15. Hybrid Methods • Making ADP more efficient: • Do a limited number of adjustments after each transition. • Use estimated transition probabilities to identify the most useful adjustments.

  16. Active Reinforcement Learning • Using passive reinforcement learning, utilities of states and transition probabilities are learned. • Those utilities and transitions can be plugged into Bellman equations. • Problem?

  17. Active Reinforcement Learning • Using passive reinforcement learning, utilities of states and transition probabilities are learned. • Those utilities and transitions can be plugged into Bellman equations. • Problem? • Bellman equations give optimal solutions given correct utility and transition functions. • Passive reinforcement learning produces approximate estimates of those functions. • Solutions?

  18. Exploration/Exploitation • The goal is to maximize utility. • However, utility function is only approximately known. • Dilemma: should the agent • Maximize utility based on current knowledge, or • Try to improve current knowledge.

  19. Exploration/Exploitation • The goal is to maximize utility. • However, utility function is only approximately known. • Dilemma: should the agent • Maximize utility based on current knowledge, or • Try to improve current knowledge. • Answer: • A little of both.

  20. Exploration Function • U[s] = R[s] + g max {f(Q(a,s), N(a, s))}. R[s]: current reward. g: discount factor. Q(a,s): estimated utility of performing action a in state s. N(a, s): number of times action a has been performed in state s. f(u, n): preference according to utility and degree of exploration so far for (a, s). • Initialization: U[s] = optimistically large value.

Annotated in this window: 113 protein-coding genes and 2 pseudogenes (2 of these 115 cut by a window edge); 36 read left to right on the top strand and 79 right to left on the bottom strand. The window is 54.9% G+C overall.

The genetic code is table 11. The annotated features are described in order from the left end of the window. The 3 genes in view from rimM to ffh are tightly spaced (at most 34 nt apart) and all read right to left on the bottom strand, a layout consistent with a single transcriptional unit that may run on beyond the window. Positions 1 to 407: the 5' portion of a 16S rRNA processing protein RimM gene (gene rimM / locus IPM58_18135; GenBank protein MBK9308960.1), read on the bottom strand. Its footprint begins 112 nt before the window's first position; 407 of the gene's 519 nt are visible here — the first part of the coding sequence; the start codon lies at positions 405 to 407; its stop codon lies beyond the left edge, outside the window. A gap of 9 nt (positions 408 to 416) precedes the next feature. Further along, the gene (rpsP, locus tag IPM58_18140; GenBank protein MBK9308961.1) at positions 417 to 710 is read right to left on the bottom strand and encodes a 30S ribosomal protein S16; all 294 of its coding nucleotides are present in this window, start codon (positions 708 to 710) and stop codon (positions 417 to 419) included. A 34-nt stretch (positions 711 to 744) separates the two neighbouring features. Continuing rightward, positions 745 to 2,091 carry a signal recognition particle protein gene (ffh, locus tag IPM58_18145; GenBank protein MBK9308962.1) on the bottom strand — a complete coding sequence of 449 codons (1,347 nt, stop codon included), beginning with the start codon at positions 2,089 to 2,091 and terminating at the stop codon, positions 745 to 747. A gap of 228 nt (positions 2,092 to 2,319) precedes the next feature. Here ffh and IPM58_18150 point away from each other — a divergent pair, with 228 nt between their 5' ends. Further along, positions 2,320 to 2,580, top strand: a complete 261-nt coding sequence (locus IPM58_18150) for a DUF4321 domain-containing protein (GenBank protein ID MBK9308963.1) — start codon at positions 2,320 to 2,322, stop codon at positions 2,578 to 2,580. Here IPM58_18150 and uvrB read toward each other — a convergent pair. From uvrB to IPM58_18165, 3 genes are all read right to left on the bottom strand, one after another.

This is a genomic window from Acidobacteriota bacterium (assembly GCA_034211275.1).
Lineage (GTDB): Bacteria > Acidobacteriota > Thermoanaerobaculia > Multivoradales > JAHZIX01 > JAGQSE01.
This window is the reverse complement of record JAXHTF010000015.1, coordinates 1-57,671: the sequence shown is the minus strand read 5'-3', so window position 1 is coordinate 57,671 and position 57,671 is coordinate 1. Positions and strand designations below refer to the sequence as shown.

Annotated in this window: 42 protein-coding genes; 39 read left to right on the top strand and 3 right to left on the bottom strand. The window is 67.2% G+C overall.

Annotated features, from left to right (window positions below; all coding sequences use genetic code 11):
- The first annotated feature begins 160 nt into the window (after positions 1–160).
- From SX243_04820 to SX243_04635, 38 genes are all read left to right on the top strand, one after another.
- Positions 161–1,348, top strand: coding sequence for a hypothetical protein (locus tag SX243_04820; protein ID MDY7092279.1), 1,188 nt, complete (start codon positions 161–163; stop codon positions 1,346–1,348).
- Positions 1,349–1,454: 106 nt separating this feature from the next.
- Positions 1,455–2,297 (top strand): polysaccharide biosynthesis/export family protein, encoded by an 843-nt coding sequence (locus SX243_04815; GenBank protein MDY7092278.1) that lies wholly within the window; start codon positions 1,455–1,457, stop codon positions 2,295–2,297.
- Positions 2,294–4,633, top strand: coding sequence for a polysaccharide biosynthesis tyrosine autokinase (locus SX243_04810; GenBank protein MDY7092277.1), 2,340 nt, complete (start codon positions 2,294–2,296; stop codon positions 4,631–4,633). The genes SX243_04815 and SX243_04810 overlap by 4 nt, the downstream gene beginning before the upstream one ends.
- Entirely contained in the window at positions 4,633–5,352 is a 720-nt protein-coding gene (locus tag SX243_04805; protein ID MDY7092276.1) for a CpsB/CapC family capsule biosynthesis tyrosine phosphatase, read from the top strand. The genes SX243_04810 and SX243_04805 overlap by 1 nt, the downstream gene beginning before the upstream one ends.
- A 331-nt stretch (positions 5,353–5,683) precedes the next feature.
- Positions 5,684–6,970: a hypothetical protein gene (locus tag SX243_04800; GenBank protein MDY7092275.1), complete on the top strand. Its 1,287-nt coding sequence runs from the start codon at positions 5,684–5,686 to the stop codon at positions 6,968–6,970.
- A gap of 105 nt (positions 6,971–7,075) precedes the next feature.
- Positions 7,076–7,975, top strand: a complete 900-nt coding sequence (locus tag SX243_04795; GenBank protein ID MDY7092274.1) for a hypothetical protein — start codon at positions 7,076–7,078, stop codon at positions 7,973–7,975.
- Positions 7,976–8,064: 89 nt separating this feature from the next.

21. Q-learning • Learning utility of state-action pairs. U[s] = max Q(a, s). • Learning can be done using TD: Q(a,s) = (1-b) Q(a,s) + b(R(s) + g max(Q(a’, s’)) b: learning factor g: discount factor s’: next state a’: possible action at next state

  22. Generalization in Reinforcement Learning • How do we apply reinforcement learning problems with huge numbers of states (chess, backgammon, …)?

  23. Generalization in Reinforcement Learning • How do we apply reinforcement learning problems with huge numbers of states (chess, backgammon, …)? • Solution similar to estimating probabilities of a huge number of events:

  24. Generalization in Reinforcement Learning • How do we apply reinforcement learning problems with huge numbers of states (chess, backgammon, …)? • Solution similar to estimating probabilities of a huge number of events: • Learn parametric functions, where parameters are features of each state. • Example: chess. • 20 features adequate for describing the current board.

  25. Learning Parametric Utility Functions For Backgammon • First approach: • Design weighted linear functions of 16 terms. • Collect training set of board states. • Ask human experts to evaluate training states. • Result: • Program not competitive with human experts. • Collecting training data was very tedious.

  26. Learning Parametric Utility Functions For Backgammon • Second approach: • Design weighted linear functions of 16 terms. • Let the system play against itself. • Reward provided at the end of each game. • Result (after 300,000 games, a few weeks): • Program competitive with best players in the world.